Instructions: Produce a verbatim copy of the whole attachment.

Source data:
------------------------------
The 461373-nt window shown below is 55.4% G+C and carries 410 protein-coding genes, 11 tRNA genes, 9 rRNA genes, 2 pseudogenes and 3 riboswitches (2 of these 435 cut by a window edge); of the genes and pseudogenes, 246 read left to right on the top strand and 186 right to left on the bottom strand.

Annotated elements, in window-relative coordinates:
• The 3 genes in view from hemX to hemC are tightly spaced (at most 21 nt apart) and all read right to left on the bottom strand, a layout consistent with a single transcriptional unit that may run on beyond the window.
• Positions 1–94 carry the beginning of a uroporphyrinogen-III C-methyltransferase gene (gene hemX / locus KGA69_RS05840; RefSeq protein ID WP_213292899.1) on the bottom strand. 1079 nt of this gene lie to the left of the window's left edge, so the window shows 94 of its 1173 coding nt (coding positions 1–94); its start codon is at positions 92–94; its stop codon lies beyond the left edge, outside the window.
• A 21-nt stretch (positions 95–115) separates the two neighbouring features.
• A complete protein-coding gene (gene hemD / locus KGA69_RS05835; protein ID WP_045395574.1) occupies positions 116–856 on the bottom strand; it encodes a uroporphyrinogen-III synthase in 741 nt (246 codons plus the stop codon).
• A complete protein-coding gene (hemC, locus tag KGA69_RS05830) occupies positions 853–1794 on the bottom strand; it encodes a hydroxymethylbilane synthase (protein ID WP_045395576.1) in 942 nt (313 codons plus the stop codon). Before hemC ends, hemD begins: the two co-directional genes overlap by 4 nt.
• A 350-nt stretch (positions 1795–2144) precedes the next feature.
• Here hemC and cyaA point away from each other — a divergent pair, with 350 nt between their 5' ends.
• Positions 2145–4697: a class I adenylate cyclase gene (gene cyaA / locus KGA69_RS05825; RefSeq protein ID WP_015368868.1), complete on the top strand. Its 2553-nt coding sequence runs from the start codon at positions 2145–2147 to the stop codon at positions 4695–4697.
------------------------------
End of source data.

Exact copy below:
The 461373-nt window shown below is 55.4% G+C and carries 410 protein-coding genes, 11 tRNA genes, 9 rRNA genes, 2 pseudogenes and 3 riboswitches (2 of these 435 cut by a window edge); of the genes and pseudogenes, 246 read left to right on the top strand and 186 right to left on the bottom strand.

Annotated elements, in window-relative coordinates:
• The 3 genes in view from hemX to hemC are tightly spaced (at most 21 nt apart) and all read right to left on the bottom strand, a layout consistent with a single transcriptional unit that may run on beyond the window.
• Positions 1–94 carry the beginning of a uroporphyrinogen-III C-methyltransferase gene (gene hemX / locus KGA69_RS05840; RefSeq protein ID WP_213292899.1) on the bottom strand. 1079 nt of this gene lie to the left of the window's left edge, so the window shows 94 of its 1173 coding nt (coding positions 1–94); its start codon is at positions 92–94; its stop codon lies beyond the left edge, outside the window.
• A 21-nt stretch (positions 95–115) separates the two neighbouring features.
• A complete protein-coding gene (gene hemD / locus KGA69_RS05835; protein ID WP_045395574.1) occupies positions 116–856 on the bottom strand; it encodes a uroporphyrinogen-III synthase in 741 nt (246 codons plus the stop codon).
• A complete protein-coding gene (hemC, locus tag KGA69_RS05830) occupies positions 853–1794 on the bottom strand; it encodes a hydroxymethylbilane synthase (protein ID WP_045395576.1) in 942 nt (313 codons plus the stop codon). Before hemC ends, hemD begins: the two co-directional genes overlap by 4 nt.
• A 350-nt stretch (positions 1795–2144) precedes the next feature.
• Here hemC and cyaA point away from each other — a divergent pair, with 350 nt between their 5' ends.
• Positions 2145–4697: a class I adenylate cyclase gene (gene cyaA / locus KGA69_RS05825; RefSeq protein ID WP_015368868.1), complete on the top strand. Its 2553-nt coding sequence runs from the start codon at positions 2145–2147 to the stop codon at positions 4695–4697.